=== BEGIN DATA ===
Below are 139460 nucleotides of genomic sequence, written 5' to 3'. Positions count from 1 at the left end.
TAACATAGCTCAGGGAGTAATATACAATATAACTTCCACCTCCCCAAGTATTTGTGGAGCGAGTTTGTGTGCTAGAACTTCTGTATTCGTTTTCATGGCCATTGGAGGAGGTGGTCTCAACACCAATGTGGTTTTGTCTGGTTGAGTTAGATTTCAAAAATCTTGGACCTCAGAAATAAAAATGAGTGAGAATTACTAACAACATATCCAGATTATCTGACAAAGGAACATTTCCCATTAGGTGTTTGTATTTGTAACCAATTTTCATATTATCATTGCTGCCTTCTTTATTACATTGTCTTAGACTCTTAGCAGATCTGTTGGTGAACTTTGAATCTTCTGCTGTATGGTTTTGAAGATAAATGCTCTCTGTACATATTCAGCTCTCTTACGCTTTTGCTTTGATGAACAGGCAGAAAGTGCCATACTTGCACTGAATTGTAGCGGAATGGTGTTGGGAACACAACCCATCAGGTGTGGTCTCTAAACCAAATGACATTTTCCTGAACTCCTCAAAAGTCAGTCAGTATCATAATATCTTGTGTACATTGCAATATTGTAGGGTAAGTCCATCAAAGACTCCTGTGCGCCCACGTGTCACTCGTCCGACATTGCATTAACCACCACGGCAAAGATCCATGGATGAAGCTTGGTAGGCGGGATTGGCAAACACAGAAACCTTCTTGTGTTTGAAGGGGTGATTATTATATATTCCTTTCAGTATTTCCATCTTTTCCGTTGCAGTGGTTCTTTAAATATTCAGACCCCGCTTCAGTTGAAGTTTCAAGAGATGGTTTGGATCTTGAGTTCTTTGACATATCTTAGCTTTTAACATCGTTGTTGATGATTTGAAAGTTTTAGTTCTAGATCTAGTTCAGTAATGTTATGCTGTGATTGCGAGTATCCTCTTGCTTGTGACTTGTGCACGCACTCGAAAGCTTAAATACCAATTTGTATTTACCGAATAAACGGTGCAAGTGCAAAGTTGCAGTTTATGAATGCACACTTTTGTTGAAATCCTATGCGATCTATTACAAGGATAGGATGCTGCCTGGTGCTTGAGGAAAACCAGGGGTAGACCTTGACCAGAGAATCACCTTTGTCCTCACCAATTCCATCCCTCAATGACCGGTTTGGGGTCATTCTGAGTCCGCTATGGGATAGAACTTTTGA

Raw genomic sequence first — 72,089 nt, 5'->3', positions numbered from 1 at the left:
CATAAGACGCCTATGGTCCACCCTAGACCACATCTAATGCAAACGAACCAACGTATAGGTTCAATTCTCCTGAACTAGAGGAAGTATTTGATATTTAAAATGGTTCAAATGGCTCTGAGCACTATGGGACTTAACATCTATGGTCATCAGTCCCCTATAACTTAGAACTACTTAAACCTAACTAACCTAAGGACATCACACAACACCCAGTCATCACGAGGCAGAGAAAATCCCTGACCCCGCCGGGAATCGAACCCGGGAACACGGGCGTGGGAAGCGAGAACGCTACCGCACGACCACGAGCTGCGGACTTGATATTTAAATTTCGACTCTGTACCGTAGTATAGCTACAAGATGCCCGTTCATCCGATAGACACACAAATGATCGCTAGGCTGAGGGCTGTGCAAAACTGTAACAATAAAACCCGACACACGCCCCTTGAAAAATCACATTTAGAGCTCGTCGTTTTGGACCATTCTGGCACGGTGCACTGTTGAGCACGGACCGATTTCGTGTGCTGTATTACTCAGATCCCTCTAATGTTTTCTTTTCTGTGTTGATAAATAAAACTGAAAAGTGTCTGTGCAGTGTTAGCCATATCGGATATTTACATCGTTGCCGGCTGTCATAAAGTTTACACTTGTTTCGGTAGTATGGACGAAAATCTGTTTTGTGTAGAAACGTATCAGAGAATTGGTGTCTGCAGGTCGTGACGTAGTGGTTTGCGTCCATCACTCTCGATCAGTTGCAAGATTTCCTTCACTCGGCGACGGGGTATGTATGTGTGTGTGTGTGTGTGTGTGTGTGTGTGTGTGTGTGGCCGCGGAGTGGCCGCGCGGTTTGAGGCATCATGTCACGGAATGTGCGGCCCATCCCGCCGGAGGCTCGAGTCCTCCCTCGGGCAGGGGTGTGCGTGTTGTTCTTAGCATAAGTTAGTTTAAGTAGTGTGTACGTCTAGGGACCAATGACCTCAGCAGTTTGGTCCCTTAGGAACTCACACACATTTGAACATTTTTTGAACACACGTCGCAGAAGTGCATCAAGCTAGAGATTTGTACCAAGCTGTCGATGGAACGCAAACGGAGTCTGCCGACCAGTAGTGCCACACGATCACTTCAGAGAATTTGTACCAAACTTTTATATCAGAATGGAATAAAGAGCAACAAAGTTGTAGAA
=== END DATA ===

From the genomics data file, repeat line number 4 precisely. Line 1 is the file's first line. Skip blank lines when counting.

CATAAGACGCCTATGGTCCACCCTAGACCACATCTAATGCAAACGAACCAACGTATAGGTTCAATTCTCCTGAACTAGAGGAAGTATTTGATATTTAAAATGGTTCAAATGGCTCTGAGCACTATGGGACTTAACATCTATGGTCATCAGTCCCCTATAACTTAGAACTACTTAAACCTAACTAACCTAAGGACATCACACAACACCCAGTCATCACGAGGCAGAGAAAATCCCTGACCCCGCCGGGAATCGAACCCGGGAACACGGGCGTGGGAAGCGAGAACGCTACCGCACGACCACGAGCTGCGGACTTGATATTTAAATTTCGACTCTGTACCGTAGTATAGCTACAAGATGCCCGTTCATCCGATAGACACACAAATGATCGCTAGGCTGAGGGCTGTGCAAAACTGTAACAATAAAACCCGACACACGCCCCTTGAAAAATCACATTTAGAGCTCGTCGTTTTGGACCATTCTGGCACGGTGCACTGTTGAGCACGGACCGATTTCGTGTGCTGTATTACTCAGATCCCTCTAATGTTTTCTTTTCTGTGTTGATAAATAAAACTGAAAAGTGTCTGTGCAGTGTTAGCCATATCGGATATTTACATCGTTGCCGGCTGTCATAAAGTTTACACTTGTTTCGGTAGTATGGACGAAAATCTGTTTTGTGTAGAAACGTATCAGAGAATTGGTGTCTGCAGGTCGTGACGTAGTGGTTTGCGTCCATCACTCTCGATCAGTTGCAAGATTTCCTTCACTCGGCGACGGGGTATGTATGTGTGTGTGTGTGTGTGTGTGTGTGTGTGTGTGTGTGGCCGCGGAGTGGCCGCGCGGTTTGAGGCATCATGTCACGGAATGTGCGGCCCATCCCGCCGGAGGCTCGAGTCCTCCCTCGGGCAGGGGTGTGCGTGTTGTTCTTAGCATAAGTTAGTTTAAGTAGTGTGTACGTCTAGGGACCAATGACCTCAGCAGTTTGGTCCCTTAGGAACTCACACACATTTGAACATTTTTTGAACACACGTCGCAGAAGTGCATCAAGCTAGAGATTTGTACCAAGCTGTCGATGGAACGCAAACGGAGTCTGCCGACCAGTAGTGCCACACGATCACTTCAGAGAATTTGTACCAAACTTTTATATCAGAATGGAATAAAGAGCAACAAAGTTGTAGAA